The Long Utopia and The Long Cosmos, by Terry Pratchett and Stephen Baxter – The last two books of what ended up becoming a five-book series, both published after Pratchett’s death, so I’m not sure how much input he actually had. The books created an almost limitless premise to work with, that of the discovery and colonization of alternate versions of Earth, and potentially other worlds as well. It mostly focuses on a few characters and their reactions to various events, however. I can’t keep track of all of them, but natural stepper Joshua Valiente and his friend, an incredibly powerful artificial intelligence named Lobsang who claims to be the reincarnation of a Tibetan motorcycle repairman, show up in all five books. In Utopia, they find a world inhabited by self-replicating metal bugs, likely brought by an alien intelligence. We also learn about Joshua’s ancestors, and it turns out that many of them had the ability to step between Earths, and were even recruited by the British government and selectively bred. Cosmos introduces a new kind of stepping, crossing through great distances in space instead of the same location in different universes. There’s also a visit to an Earth where trees grow to enormous heights due to naturally-forming hydrogen packets inside. Overall, I found myself remembering the ideas more than the characters, which is a little weird considering how well-defined Pratchett’s characters tend to be, but I don’t really know which parts he wrote.
Guys Can Be Cat Ladies Too: A Guidebook for Men and Their Cats, by Michael Showalter – I believe Showalter had four cats in his household when he wrote this book, a tongue-in-cheek guide to cat ownership for men. Playing on the stereotypes of guys and cat ladies, he describes increasingly absurd activities you can do with a cat, and employs some absurd humor. We’re told, for instance, that a toaster strudel and a six-pack of beer are not cats; and how to tell if your cat has joined a gang. It’s obvious he really does know quite a bit about cats, however, and there are some actual facts mixed in.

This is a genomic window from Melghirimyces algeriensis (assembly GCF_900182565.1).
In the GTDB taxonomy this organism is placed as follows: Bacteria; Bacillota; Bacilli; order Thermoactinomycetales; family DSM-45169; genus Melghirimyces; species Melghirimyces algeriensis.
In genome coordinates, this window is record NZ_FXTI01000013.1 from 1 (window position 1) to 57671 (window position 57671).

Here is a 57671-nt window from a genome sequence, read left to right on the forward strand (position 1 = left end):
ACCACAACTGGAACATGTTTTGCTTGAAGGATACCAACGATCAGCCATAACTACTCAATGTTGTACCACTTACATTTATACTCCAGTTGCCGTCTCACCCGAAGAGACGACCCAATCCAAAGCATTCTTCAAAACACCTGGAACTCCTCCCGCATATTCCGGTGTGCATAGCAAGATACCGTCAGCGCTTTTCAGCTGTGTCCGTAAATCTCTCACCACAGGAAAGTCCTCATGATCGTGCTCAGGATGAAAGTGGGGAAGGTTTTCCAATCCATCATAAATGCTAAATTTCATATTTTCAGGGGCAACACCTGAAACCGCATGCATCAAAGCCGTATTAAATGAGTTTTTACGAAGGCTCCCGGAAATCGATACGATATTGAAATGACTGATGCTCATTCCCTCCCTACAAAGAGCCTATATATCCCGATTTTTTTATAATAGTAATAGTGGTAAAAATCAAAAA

The Slime Dungeon, by Jeffrey “Falcon” Logue – I believe this was recommended to me on Amazon, and my brother gave it to me for Christmas after I put it on my wishlist. It provides an explanation for the ever-present dungeons in fantasy role-playing games, that they’re living beings with a symbiotic relationship to the monsters inside, providing resources and challenges to adventurers. One particular dungeon intelligence, called Doc, learns from a dungeon pixie named Claire how dungeons grow and develop. It’s a clever concept, but I think at times it’s a little too beholden to its RPG roots, like when Doc flat-out reads menus to learn what to do. There’s also a subplot about a dungeon explorer summoning a demon in an attempt to take over the surface kingdom of Duran, and its princess starting her own career as an adventurer. A sequel, The Dungeon’s Town, was recently published, but it apparently focuses a lot less on the dungeon itself. There are indications that Doc is the reincarnation of a human, a rare thing for dungeons, and I wonder if that’s going to be further explored in a future volume.